Luscious arugula is a well-known vegetable in California cuisine. We find it in salads routinely and it is always available in our produce sections, mainstream and health food stores alike. Being a huge fan it was an easy decision to add to my modest vege garden, not quite knowing what to expect, as is the case each time we try a new vegetable or fruit in our garden–one of the primary reasons we probably continue to grow things at all, right? We are always learning new things. And, out of that hesitancy, I bolted at the thought of seeds and started, then, with some small healthy starter plants I bought from a lovely German farmer at the local farmer’s market. Had I known then what I know now I would have readily started with seed. I haven’t looked it up on Dave’s Garden or elsewhere, but I’m here to tell you, it’s aggressive. First it’s hearty. And secondly the seeds just abound. They are of the We Have a Mind of Our Own Variety and they show up everywhere. (Let’s just get this out of the way.) Cases in point. They are in my petunia hanging baskets; they are in my lavender, which I apparently created simply washing the sidewalk that separates the veges from the Other Plants. Hearty creatures. Think abundant little determined sperms just dying to create new life. Some ended up in my alyssum pot. I have no idea how. And they took over. I now have a winter arugula pot, lending green life to a very still life backyard. Here it is, naughty, naughty:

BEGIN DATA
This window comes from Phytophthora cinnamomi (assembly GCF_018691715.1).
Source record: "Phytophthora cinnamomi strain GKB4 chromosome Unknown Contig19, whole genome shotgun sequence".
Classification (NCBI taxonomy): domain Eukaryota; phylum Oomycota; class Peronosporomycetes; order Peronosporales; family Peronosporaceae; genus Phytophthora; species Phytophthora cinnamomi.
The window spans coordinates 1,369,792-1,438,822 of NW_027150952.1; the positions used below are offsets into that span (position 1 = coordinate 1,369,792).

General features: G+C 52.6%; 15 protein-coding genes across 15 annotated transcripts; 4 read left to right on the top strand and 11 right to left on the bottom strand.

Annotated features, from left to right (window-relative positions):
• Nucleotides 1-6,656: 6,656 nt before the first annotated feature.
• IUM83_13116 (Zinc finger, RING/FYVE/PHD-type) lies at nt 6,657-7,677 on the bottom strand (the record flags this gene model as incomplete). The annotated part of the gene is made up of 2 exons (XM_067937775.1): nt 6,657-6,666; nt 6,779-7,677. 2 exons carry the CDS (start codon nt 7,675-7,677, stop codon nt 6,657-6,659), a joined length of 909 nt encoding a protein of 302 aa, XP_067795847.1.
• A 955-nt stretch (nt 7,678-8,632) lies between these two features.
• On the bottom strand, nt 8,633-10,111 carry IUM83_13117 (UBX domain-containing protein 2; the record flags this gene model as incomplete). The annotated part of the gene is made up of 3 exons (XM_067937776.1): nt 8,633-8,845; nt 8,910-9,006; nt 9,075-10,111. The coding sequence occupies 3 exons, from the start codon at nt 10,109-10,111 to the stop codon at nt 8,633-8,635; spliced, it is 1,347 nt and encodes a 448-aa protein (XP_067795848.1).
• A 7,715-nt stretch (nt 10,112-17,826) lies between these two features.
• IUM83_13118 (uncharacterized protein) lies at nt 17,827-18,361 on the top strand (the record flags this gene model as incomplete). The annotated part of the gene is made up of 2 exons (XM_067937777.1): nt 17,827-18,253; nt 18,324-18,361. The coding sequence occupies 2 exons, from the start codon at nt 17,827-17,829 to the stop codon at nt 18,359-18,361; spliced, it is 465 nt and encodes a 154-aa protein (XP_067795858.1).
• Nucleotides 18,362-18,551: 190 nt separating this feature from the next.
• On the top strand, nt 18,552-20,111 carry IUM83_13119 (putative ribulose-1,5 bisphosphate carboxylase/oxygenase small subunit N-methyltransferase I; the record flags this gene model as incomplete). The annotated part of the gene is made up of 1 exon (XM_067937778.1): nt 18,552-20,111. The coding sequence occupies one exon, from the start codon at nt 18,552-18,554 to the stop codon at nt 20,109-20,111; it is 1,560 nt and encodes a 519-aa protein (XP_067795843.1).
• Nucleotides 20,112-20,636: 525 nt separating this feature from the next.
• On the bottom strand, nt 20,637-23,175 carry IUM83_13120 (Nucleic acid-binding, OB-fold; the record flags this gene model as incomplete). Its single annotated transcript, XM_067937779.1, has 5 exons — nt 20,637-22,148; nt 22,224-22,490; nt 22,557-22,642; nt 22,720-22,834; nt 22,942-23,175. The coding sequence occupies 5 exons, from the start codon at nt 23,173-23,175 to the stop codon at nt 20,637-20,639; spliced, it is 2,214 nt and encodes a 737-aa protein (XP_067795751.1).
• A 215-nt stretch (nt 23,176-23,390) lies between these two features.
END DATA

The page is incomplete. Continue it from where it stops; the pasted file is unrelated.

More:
As if I needed it. The very best part (so here is the Good News!) is that I now have arugula ALL YEAR LONG! This is heaven to my palate. I adore arugula. My body adores arugula. And, basically, at this point, it’s free. All I can eat, for free. Does that not sound like a deal? Yummy yummy arugula.
So what is it anyway? It’s formal name is Eruca sativa, a species of eruca, native to the Mediterranean region. The British call it rocket, and it is also known as garden rocket and rocketsalad, where it is most often found. It is very rich in vitamin C and iron. I munch on it while I’m playing ball with the Border Collies now and then, just knowing I’m doing myself a nice favor and I love the unexpected peppery taste! And I routinely mound it onto nearly any and every sandwich I prepare.
Apparently it’s been grown since Roman times and they regarded it as an aphrodisiac. (Who knew?) The Italians add it to pasta dishes and pizza, adding towards the end of the cooking and baking processes so that it might wilt. But another place it is used is as an alternative to basil in pesto, though substituting walnuts for the pinenuts. I’m not that fond of walnuts so I tried the following:
2 cups fresh arugula leaves
1/2 cup parmesan cheese
1/2 cup olive oil
3 tablespoons pine nuts
3 garlic cloves
Now, if you are a left brain person, add the above ingredients to a food processor a little at a time until all is blended. If you are a right brain person
put all the above in a processor and hit blend. I’ve tried it both ways and I could find no appreciable difference. You can put a teeny tiny bit of European fine salt in there if you want to, but the parmesan is pretty salty, so that might just be enough. One thing you will notice is the exquisitely rich, vibrant green color! It just exudes life, clearly a clue to its properties. Now heat, and put on some lovely pasta, garnished with a bit more parmesan to taste. Maybe serve up with a nice baked acorn squash?
Yum! So good on a winter’s eve!
If you have not yet tried arugula in your gardens yet, I hope you will be inspired to try. I predict it will become a regular in your palette.
Postscript: These pansies are insisting on being part of this wet and wintry post. What to do?
Posted on January 27th, 2008 by Kathryn
Filed under: Plants